Wednesday, March 23, 2011

Tokyo pt.2

A few good friends have lived in Japan but frankly I had never given much thought to visiting and Lost in Translation was, well completely lost on me.

But simply put, I am now a convert. I LOVE Tokyo!

There is nowhere I've been that has felt more foreign (mostly bec. of an inability to read signs) and yet safe, interesting and comfortable at the same time. And I was fascinated by many parts of the culture.

From a touristy point of view, I got to see the Yasukuni Shrine and the Shibuya part of town.

I was fascinated by the shrine because I've just never seen something like that before. (Okay, well maybe it reminded me of Japan at Epcot Center but I knew this was the real deal;-)) As I think about it, I am more used to touring churches and I guess this is the first country I've been to that isn't predominantly Christian.

The Shinto shrine is dedicated to the spirits of soldiers who died fighting on behalf of the Emperor of Japan. I visited because I happened upon it while on a walk. But visits by others have been much more controversial. I later read that there are war criminals enshrined there and "many in the international and Asian community see visits by politicians as support for or complicity with Japanese nationalism, and denial of the events of World War II."

Statue of Ōmura Masujirō, which is Japan's first Western-style bronze statue. It honors Ōmura Masujirō, the "Father of the Modern Japanese Army."

























Mr. Fish's GIANT Japanese cousin









The Shibuya crossing area is sometimes called Times Square Tokyo because of all of the lights, but only about 1/2 of them were on to conserve power as a result of the disaster.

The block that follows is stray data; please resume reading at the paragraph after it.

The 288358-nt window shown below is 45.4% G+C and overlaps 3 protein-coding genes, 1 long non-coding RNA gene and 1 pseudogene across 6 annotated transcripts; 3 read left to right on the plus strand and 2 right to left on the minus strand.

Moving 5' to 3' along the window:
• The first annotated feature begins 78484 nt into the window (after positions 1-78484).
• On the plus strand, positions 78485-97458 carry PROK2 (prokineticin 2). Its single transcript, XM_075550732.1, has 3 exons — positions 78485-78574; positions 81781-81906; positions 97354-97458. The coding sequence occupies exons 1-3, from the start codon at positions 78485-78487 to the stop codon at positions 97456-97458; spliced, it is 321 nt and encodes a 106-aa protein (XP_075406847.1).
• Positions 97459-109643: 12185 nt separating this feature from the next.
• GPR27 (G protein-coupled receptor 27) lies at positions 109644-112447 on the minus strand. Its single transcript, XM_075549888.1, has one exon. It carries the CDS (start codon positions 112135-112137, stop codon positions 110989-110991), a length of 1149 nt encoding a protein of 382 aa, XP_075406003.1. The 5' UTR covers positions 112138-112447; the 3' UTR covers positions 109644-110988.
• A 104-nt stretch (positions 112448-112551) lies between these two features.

The crossing is famous because vehicles stop in all directions, which means that pedestrians can cross in all directions. Ready, Set...







GO!!!! I walked diagonally across the inter- section just because I could.





I was psyched to be more adventurous with sushi but decided against it after convincing myself that while winds carrying anything from the Fukashima nuclear reactor out to sea was good news for people, it probably wasn't so great for the fish (my unscientific but firmly held belief:-)) I did, however, get adventuresome when I stopped for lunch at a little noodle shop and the waitress took me outside and had me point to the very realistic plastic model of which dish I wanted. (The only other thing she was able to communicate was her happiness when she saw the Yasukuni shrine brochure.) And did I go a whole week without pizza? OF COURSE NOT! We went to Pizza Mia and it was a very decent wood fired, Italian style pizza. Just what I needed!

In many ways this trip reminded me of going to Ulm, Germany for the first time-- quite an adventure but I realize that I've just scratched the surface... and I can't wait to go back!

Super Moon as seen from Tokyo. Do you see the Tokyo TV Tower in the background?

Important cultural observations tomorrow...

3 Comments:

Anonymous Anonymous said...

ET, I think you need to see more of Asia. Thailand in 2012 with JJY and me?

AB

1:51 PM  
Anonymous Anonymous said...

I LIKE this idea! As you know, it would be a summer long celebration of me (hopefully) getting that PhD! JJY

3:20 PM  
Blogger Erin said...

Wouldn't that be fun!!!

9:53 PM  

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